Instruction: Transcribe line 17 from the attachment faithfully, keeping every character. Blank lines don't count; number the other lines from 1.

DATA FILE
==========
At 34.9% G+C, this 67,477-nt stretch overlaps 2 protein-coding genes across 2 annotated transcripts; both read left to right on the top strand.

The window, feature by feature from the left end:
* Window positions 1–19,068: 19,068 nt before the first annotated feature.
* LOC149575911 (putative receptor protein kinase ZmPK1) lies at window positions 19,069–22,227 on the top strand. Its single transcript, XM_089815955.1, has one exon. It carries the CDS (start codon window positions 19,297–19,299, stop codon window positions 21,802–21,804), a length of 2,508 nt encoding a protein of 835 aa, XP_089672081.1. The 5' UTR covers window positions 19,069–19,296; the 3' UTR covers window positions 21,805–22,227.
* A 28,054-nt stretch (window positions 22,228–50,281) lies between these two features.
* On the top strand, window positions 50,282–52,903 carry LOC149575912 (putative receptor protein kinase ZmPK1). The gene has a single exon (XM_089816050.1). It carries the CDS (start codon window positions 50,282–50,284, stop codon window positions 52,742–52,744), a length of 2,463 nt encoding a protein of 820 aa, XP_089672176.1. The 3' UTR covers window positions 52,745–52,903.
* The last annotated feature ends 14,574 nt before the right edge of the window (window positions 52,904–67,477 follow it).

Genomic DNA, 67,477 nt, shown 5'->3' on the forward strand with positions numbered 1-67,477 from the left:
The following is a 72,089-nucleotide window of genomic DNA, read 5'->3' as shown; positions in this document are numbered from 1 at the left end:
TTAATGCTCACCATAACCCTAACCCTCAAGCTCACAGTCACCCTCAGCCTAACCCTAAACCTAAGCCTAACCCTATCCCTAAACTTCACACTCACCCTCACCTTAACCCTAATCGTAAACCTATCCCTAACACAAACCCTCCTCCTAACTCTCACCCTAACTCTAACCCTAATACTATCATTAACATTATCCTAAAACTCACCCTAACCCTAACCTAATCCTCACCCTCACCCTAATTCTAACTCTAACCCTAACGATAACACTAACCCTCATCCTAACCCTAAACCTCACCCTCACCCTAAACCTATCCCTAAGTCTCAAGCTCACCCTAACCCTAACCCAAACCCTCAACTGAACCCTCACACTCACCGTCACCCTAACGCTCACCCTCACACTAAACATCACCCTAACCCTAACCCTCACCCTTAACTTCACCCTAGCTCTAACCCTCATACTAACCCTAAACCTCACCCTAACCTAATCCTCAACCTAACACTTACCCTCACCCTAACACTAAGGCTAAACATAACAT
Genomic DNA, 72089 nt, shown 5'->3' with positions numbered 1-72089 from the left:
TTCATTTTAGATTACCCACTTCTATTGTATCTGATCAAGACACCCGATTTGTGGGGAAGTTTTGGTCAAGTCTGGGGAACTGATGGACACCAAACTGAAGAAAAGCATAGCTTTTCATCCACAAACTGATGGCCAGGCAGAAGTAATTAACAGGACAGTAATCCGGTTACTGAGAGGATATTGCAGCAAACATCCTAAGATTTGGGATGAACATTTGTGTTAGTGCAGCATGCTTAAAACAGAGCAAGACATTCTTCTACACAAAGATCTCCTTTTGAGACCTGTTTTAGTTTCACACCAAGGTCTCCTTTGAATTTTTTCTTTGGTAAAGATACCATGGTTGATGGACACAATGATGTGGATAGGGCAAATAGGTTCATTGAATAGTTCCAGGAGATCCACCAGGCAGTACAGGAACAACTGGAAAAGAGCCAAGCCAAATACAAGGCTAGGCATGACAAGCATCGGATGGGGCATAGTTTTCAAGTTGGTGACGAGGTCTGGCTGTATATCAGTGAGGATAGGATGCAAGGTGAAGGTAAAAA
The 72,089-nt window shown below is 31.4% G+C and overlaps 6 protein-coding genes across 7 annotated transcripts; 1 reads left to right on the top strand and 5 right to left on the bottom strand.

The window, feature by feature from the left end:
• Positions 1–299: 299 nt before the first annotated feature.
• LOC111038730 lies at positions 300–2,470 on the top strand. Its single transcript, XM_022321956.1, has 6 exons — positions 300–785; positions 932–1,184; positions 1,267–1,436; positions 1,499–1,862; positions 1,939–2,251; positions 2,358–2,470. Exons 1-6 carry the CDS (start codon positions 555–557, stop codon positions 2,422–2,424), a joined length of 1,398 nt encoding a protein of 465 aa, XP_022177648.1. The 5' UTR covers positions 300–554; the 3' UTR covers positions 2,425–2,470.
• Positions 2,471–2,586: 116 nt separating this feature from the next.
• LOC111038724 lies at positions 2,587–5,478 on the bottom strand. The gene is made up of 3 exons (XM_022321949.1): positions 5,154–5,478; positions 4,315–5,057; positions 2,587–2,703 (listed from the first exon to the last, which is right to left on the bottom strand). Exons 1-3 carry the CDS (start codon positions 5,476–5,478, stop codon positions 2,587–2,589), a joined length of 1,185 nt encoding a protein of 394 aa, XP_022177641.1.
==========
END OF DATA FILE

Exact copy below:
• Positions 2,471–2,586: 116 nt separating this feature from the next.